At Lumesse we have been extremely fascinated at the feedback on our me:time platform  – a platform that enables self-directed learning, putting learners in control. It’s also interesting to hear from the organisations who are reviewing me:time who don’t just see this as an alternative approach to learning enablement but as an employee benefit.

So on reading the latest Bersin predictions, it occurred to me that the first six anticipated trends have already been influencing our thinking around the design of me:time and the reasons why we feel that now is the right time for a different approach to learning.

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Unlocking growth with next-gen learning tools

By John Helmer March 14, 2018

Access to learning is becoming a major pinch-point for businesses looking to pursue an upward growth trajectory. A third of UK small firms face skills shortages, according to a recent report from the Federation of Small Businesses and attempts to fill these gaps with training are frustrated by factors including the existing workload of employees, cost of training and lack of local availability.

Having the right skills and knowledge in place is consistently identified as one of the major success factors in business growth, but with more and more businesses becoming virtual, and with digital technology working its way into every corner of our lives, it comes even further to the fore: ‘as the very fabric of the economy changes around us, the need to invest in one’s own skills and the skills of others is more pressing than ever’.

According to OECD research, there is strong evidence to suggest that investing in the skills of the workforce is one of the most significant factors in achieving strong, inclusive and sustainable growth.

We might assume that technology had made things easier for small businesses to some extent: after all, anyone with an internet connection has (notional, at least) access to all the world’s knowledge at their fingertips. However there are indications that the digital revolution is making things even tougher for smaller companies, not easier.

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The rise of the learning ecosystem – and what it means for learning technologies

By Mark Probert February 22, 2018

Learning ecosystem flowchartI’ve read a bunch of articles on the theme of ‘top trends for 2018’ over the last few months, and more recently several titled, ‘What I learnt at Learning Technologies’. And one thing comes very strongly out of all of them.

We’re in the world of the learning ecosystem now.

What is a learning ecosystem? The Elearning Guild defines it as ‘an environment wherein each resource connects to others, creating an overall structure in which all learning takes place … the combination of technologies and support resources available to help individuals learn within an environment’.

But is this just another bright butterfly destined to blaze brightly for a matter of months gathering likes and shares, then die out as soon as something newer and shinier comes along? Well, no. There are good structural reasons for thinking this concept has a stronger wind under its wings than the average L&D buzzterm.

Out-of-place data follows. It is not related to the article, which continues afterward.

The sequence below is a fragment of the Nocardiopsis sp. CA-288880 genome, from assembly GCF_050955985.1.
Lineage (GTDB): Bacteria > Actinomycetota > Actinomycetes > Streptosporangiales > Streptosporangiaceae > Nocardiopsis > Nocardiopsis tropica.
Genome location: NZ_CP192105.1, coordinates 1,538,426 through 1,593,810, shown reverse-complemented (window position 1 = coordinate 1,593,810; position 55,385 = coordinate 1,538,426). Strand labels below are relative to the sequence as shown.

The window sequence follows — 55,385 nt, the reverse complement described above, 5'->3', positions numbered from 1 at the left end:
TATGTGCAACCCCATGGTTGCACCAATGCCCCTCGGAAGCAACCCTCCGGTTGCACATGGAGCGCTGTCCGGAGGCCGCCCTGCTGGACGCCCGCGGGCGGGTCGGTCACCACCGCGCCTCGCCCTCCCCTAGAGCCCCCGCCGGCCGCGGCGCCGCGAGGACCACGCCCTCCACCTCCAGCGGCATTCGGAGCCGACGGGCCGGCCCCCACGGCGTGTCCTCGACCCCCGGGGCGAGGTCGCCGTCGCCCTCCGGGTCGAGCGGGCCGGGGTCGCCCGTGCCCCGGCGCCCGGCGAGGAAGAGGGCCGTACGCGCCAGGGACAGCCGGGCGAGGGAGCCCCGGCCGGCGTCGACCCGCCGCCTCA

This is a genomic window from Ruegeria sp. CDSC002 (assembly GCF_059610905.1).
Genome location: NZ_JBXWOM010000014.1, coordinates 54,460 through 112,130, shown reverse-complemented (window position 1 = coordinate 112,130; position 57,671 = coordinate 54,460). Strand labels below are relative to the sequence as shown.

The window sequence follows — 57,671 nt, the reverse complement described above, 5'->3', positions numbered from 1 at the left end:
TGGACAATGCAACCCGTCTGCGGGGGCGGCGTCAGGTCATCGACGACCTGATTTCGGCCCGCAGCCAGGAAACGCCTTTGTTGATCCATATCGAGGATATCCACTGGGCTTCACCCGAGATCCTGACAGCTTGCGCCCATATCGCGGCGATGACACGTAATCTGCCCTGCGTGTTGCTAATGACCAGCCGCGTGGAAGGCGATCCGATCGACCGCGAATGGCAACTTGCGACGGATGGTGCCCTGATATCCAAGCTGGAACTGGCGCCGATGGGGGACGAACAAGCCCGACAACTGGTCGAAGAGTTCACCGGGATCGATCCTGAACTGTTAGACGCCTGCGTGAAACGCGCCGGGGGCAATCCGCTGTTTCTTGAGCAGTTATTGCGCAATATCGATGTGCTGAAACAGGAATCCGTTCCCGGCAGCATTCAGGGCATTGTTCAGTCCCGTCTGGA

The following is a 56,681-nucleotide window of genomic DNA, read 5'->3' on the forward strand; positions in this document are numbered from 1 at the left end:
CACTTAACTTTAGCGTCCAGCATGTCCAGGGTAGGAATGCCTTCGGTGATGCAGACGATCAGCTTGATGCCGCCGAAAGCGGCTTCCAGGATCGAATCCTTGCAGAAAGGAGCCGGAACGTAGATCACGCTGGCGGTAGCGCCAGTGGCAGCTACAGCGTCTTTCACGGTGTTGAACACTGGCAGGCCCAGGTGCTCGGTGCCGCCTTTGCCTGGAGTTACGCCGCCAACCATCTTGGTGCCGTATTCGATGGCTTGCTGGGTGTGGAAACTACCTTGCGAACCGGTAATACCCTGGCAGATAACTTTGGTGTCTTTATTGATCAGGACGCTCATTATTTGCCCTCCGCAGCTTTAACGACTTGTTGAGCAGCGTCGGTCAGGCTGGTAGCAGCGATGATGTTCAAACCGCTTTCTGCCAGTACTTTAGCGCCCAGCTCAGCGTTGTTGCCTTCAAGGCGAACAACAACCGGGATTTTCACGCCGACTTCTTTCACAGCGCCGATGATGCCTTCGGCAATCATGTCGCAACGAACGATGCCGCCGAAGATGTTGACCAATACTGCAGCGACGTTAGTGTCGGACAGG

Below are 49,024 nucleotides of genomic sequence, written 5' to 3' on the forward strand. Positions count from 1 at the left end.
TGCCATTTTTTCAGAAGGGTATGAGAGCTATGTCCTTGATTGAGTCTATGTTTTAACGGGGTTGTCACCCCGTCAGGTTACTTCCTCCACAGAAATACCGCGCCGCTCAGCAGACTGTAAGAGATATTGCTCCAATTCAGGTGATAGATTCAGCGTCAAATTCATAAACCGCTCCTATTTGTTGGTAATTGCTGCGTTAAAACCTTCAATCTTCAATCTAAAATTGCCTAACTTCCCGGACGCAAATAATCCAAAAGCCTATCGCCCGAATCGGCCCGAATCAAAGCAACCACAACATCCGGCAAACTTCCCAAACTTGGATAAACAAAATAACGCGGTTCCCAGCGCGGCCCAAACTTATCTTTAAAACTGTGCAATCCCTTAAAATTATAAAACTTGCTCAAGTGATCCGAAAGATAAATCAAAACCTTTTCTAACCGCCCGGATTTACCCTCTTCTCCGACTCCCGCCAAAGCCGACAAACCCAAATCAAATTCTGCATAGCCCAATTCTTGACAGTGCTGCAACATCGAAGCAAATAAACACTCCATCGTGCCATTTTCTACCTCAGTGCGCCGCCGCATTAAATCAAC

Because to judge from my wider reading, and from all my recent contacts with organisations, it’s becoming clear to organisations that this new focus on agility and integration of multiple solutions is not just another trend, but a reaction to wider forces ­– the series of new digital developments and disruptions that are affecting all of us now, widely discussed under the heading of the Fourth Industrial Revolution.

And if the move to learning ecosystems really is a large-scale and non-reversible change in the pattern of organisational learning, well then the implications for how we design the digital tools and platforms that operate within that ecosystem have to be massive.

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Design Thinking and Learning

By Simon Rupniak February 14, 2018

Same thinking, same results loopI’m on my way back from the annual Lumesse Kick-Off, an event for internal staff that runs on the day after our awesome public event, the Learning Lounge. Highlights of the public event are available on our website, but I wanted to share some insights from a talk on applied design thinking that wasn’t in the public programme, simply because it’s one of the most inspiring talks I have seen for a long time.

Chris Hildrey is an architect and designer-in-residence at the London Design Museum, where we held both events. He shared several examples of his work, including one that struck a chord with all of us. It was an inspiring and emotive story that gave us all hope that good design might just save the world.

If you have a chance to visit the Design Museum or see Chris talk, I thoroughly recommend you do. In the meantime, here’s an abbreviated version of his story and some takeaways that will improve the outcomes of your next project.

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Compliance award at Brandon Hall Excellence Awards

By Trudi Taylor November 28, 2017

Awards win logo from Brandon HalllLumesse Learning and American Express Global Business Travel have been awarded silver at the Brandon Hall Excellence in Learning Awards 2017 in the category of Best Advance in Compliance Training.

American Express Global Business Travel was keen to take a new approach to their compliance learning to make it more engaging and relevant. With their vision ‘the future of learning is personal’ in mind, Lumesse Learning created a campaign approach featuring e-learning modules, videos, blog posts, posters, and intranet banners.

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Diversity and inclusion: what’s the difference?

By Peter Williams November 23, 2017

Graphic advertising Curve magazineIt is perfectly possible to have a diverse enterprise. But that does not mean your business will be inclusive. Too often diversity and inclusion are lumped together, but that is a mistake. They may be close cousins, but they are not identical. So what is the difference?

Here’s a broad definition: diversity is about the mix you have in your workplace, while inclusion is about making that mix work.

The case for diversity

Within enterprises, especially among the public sector and companies that work across borders, it is now universally accepted that diversity is good for business. Indeed, we’ve moved beyond lip service and spin. Research shows that a diverse workforce in all its differences – ethnicity, gender, sexual orientation – can add a competitive edge in terms of selling and delivering products and services. So the mix is definitely something you want.

The welcome progress that business has made over the last few years in intentionally embracing diversity should be recognised and championed. But more needs to be done. That’s where inclusion comes in.